Always with You

Overview

After her mother is killed by an explosion that also destroys her Vietnam village, four-year-old Kim is alone and afraid. Eventually, she is rescued by soldiers who bring her to an orphanage.

Surrounded by the love of the couple who run the orphanage, the companionship of the children who live there, and her mother’s promise, “I will always be with you,” Kim finds the strength and courage to survive.

This picture book for older readers, based ...

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Overview

After her mother is killed by an explosion that also destroys her Vietnam village, four-year-old Kim is alone and afraid. Eventually, she is rescued by soldiers who bring her to an orphanage.

Surrounded by the love of the couple who run the orphanage, the companionship of the children who live there, and her mother’s promise, “I will always be with you,” Kim finds the strength and courage to survive.

This picture book for older readers, based on a true story from the Vietnam War, portrays the hope that exists in even the most desperate situations. Poignant illustrations capture the perseverance of the human spirit and the power of kindness.

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Editorial Reviews

Children's Literature - Ken Marantz and Sylvia Marantz
Young Kim remembers her mother's last words, "I will always be with you." She heard them when she was four years old, and her village in Vietnam was bombed. All color left her life that day. Soldiers found her and brought her to an orphanage, where she began to feel safe. Still, five years later, Kim keeps recalling her mother's words. As she goes to school, makes friends, and is supported by Mr. and Mrs. Jones, who run the orphanage, color returns to her life. Pencil drawings at first depict her gray reality after her mother's death and her rescue by the American soldiers. Himler's watercolors produce the emotions behind Kim's visual story, becoming more colorful when they show the other children at the orphanage and Kim's improving life there. The illustrations look forward to a brighter future after the horrible events in Vietnam. A note provides factual information behind the story. Reviewer: Ken Marantz and Sylvia Marantz
School Library Journal

Gr 3-4

Toshi Maruki's Hiroshima no Pika (HarperCollins, 1982) and Eleanor Coerr's Sadako and the Thousand Paper Cranes (Putnam, 2002) are outstanding examples of books that try to describe the horrors and inhumanity of war in ways that children would understand. On a lesser scale of strength, this picture book takes a tragedy experienced by a four-year-old and makes it a universal story about being alone and afraid. When her village in Vietnam is bombed, Kim remembers her mother's dying words, "I will always be with you." She holds to them when she is struck on the head by a gun; when she is found, hungry and almost blind, by friendly soldiers; and when she is taken to an orphanage where she is cared for and loved. The pencil and watercolor illustrations are admirably suited to the text: Kim's expressions, the gray lines of marching soldiers, and the devastated land do more to deglorify warfare than any amount of adult preaching, just as the sight of her softly weeping in her bed and being reassured by the orphanage house mistress conveys her longing for her mother better than words would. This is a good book to use in classroom discussions of war, of what happens to the children, or, more specifically, of the Vietnam War and how it was that so many Vietnamese came to the United States.-Marian Drabkin, formerly at Richmond Public Library, CA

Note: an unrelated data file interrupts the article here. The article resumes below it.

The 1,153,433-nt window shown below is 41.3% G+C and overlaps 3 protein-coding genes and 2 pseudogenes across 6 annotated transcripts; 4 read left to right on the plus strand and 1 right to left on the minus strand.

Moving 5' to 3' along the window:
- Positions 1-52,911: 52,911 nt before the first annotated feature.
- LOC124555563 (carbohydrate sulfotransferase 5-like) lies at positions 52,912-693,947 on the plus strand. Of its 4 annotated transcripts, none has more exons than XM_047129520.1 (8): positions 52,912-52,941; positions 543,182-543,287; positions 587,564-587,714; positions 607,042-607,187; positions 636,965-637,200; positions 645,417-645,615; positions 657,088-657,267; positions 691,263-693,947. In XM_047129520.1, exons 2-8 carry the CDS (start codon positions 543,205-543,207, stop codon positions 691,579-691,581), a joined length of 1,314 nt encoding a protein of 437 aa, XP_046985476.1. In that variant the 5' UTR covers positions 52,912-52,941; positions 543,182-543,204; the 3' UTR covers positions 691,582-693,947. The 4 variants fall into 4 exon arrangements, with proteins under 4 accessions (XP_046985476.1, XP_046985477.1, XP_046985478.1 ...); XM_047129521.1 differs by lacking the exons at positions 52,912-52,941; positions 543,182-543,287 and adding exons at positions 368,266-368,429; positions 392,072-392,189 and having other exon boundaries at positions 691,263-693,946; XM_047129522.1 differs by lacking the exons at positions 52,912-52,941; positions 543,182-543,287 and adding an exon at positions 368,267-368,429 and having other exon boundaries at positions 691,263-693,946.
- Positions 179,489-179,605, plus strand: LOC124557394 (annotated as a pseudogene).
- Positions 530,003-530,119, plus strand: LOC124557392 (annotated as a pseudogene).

Kirkus Reviews
"Kim, come to me." "Don't be afraid." "I will always be with you." These three sentences are the only words Kim remembers her mother saying. Only four years old when bombs fall on her village in Vietnam, destroying her home, damaging her eyesight and killing her mother, Kim is brought by kind soldiers to an orphanage in China Beach. Supported by the couple who run the orphanage, over time Kim begins to adjust to her new life, and although she grieves, she makes a new friend, learns to write and starts to play. There is not enough to eat, bombs explode in the distance and she cannot see color; yet she is able to feel safe and secure because she can still hear her mother's words. Based on a true story, this story documents the hardships of war in a personal way that older children will undoubtedly understand. Includes an author's note regarding Kim's travels to the U.S. for surgery and eventual adoption, as well as a general background on the Vietnam War. (Picture book. 8-12)
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Product Details

  • ISBN-13: 9780802852953
  • Publisher: Eerdmans Pub Co
  • Publication date: 3/1/2008
  • Edition description: New Edition
  • Pages: 32
  • Sales rank: 689,536
  • Age range: 4 - 8 Years
  • Product dimensions: 8.40 (w) x 10.40 (h) x 0.40 (d)

Meet the Author

Ruth Vander Zee, teacher and author, has also written Erika's Story, illustrated by Roberto Innocenti (Creative Editions), and Mississippi Morning, illustrated by Floyd Cooper (Eerdmans). Ruth lives in Miami, Florida.

Ronald Himler is an accomplished artist who has illustrated more than 150 children's books, including The Wall by Eve Bunting (Clarion). He lives in Tucson, Arizona.

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